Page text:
Negotiations for a peace deal between the Colombian government and its largest rebel group has come to a screeching and surprising halt.
As of last week, hopes had been high that the 52-year long period of conflict between the Colombian government and the Revolutionary Armed Forces of Colombia (FARC) would come to an end. However, the deal was ultimately defeated by the citizens of Colombia in a referendum.
The margin that defeated the deal was extremely narrow, with 50.2 percent of voters opposed and 49.8 percent in favor of ending the conflict, according to the Associated Press. The referendum does not represent a desire to continue the conflict. Indeed, the Colombian citizenry have been seeking a peaceful resolution to the prolonged fighting for years.
The Colombian government and Marxist FARC militia have been pursuing peace negotiations for the last four years. However, some citizens of Colombia felt obligated to reject the truce based on principle. These citizens saw the terms of the peace deal as too lenient on the rebel group, whose members would be incorporated back into society with little to no strings attached.
Though the leaders of FARC will face some form of retribution for their involvement in perpetuating war crimes, their sentences would be significantly reduced. These terms, in the view of many Colombian citizens, do not go far enough. Essentially, they feel these moderate stipulations would allow the rebel group’s members to get away with horrible atrocities.
The people of Colombia suffered greatly for decades from the agressions of FARC. Spanning 52 years of conflict, an estimated 220,000 Colombians were killed, and approximately 5 million people were forced out of their homes.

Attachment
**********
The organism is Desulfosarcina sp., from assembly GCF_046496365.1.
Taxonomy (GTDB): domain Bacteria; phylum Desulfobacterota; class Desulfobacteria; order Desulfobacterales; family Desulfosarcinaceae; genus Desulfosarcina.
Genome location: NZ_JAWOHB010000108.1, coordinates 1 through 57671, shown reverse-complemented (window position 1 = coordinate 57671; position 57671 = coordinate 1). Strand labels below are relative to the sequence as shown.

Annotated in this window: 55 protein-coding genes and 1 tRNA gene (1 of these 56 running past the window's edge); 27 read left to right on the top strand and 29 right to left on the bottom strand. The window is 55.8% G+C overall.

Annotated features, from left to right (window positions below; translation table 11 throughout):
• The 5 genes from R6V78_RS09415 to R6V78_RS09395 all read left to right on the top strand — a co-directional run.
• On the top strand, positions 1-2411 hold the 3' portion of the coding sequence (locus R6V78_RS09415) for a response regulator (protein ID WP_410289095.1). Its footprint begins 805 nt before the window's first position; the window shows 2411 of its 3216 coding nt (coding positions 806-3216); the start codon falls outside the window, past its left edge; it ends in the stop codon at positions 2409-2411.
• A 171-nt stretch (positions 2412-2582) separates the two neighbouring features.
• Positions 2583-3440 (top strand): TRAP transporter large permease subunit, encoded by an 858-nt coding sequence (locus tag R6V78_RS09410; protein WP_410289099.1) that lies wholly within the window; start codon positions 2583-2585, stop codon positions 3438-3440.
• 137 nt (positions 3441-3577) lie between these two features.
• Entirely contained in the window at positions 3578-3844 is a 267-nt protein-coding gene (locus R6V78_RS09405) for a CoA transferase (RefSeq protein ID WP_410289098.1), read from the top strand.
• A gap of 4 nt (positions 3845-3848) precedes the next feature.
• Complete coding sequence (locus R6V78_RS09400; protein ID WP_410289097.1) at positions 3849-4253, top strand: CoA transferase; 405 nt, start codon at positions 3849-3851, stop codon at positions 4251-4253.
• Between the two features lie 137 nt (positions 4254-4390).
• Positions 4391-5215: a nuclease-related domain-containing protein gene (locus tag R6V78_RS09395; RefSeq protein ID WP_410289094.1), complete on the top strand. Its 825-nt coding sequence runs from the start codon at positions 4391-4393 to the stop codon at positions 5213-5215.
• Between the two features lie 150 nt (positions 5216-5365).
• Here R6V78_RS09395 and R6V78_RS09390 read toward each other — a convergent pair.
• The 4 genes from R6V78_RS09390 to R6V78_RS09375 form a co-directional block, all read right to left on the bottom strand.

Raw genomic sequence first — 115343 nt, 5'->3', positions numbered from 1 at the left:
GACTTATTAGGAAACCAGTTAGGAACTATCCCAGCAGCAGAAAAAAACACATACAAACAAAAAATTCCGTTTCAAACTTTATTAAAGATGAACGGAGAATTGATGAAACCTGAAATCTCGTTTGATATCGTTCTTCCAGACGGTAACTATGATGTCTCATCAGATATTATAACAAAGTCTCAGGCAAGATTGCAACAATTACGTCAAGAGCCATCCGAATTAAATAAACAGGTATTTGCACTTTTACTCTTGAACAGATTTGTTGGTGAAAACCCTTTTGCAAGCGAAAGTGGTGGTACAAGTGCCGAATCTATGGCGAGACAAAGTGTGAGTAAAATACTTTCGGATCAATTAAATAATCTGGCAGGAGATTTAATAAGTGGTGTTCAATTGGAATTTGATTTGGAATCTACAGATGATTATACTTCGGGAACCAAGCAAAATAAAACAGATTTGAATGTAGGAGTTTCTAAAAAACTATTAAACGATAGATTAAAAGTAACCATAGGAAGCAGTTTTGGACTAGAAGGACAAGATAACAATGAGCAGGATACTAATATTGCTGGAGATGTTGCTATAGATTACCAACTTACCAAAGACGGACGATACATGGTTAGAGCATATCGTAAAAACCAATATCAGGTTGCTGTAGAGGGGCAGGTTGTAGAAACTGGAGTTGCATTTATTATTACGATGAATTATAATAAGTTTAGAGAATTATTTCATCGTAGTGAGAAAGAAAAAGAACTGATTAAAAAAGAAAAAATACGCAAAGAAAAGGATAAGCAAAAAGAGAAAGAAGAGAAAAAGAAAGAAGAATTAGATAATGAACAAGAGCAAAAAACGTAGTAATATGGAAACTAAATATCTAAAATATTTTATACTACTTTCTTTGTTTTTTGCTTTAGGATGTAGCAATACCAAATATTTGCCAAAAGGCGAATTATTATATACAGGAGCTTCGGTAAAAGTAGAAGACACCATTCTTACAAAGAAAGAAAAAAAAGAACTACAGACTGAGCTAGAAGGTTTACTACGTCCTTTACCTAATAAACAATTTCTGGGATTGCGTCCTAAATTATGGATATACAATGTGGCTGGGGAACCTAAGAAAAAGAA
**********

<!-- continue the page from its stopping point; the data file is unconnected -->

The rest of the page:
When FARC was at its height, its terrorist activities encompassed seizing Colombian territory, mounting attacks on government forces, trafficking cocaine as well as carrying out high profile kidnappings.
As a part of their fighting tactics, FARC even forced children to fight as full-fledged soldiers amongst their ranks. The referendum’s rejection of the long-negotiated peace deal has left the country in a state of uncertainty and limbo. The status of the conflict now remains unresolved. Neither wants to continue the fighting, yet the Colombian people have, for now, rejected peace.
Furthermore, the referendum’s outcome has come as a complete surprise to the Colombian president, Juan Manuel Santos. Because he did not anticipate such an adamant refusal of the proposed truce, President Santos failed to formulate a backup plan.
Now, the rebel leaders and government officials will have to recommence negotiations starting from square one. A new peace deal may be difficult to reach that will both satisfy rebels as well as the people of Colombia, who have long been victims of murder, extortion, kidnapping and other attacks committed by FARC.
Moving forward, the future is uncertain for Colombia. Despite the referendum’s rejection of the peace deal, the ceasefire will remain in place while negotiations continue. The Colombian referendum has made it clear that the country is deeply divided.
Colombian government officials have recognized the importance of bridging the gap and making compromises to mend the split. Otherwise, trying to implement a peace deal that is favored by only half of the population would pose a great difficulty.
Worries have surfaced that the referendum is not only a reflection on dissatisfaction with the deal itself but also the Colombian government itself, which is reflected in eroding support for President Santos.
With such a wide array of interests fighting each other on both sides, trying to reach a new deal will pose a great difficulty, negotiations will likely not come to a smooth resolution in the near future.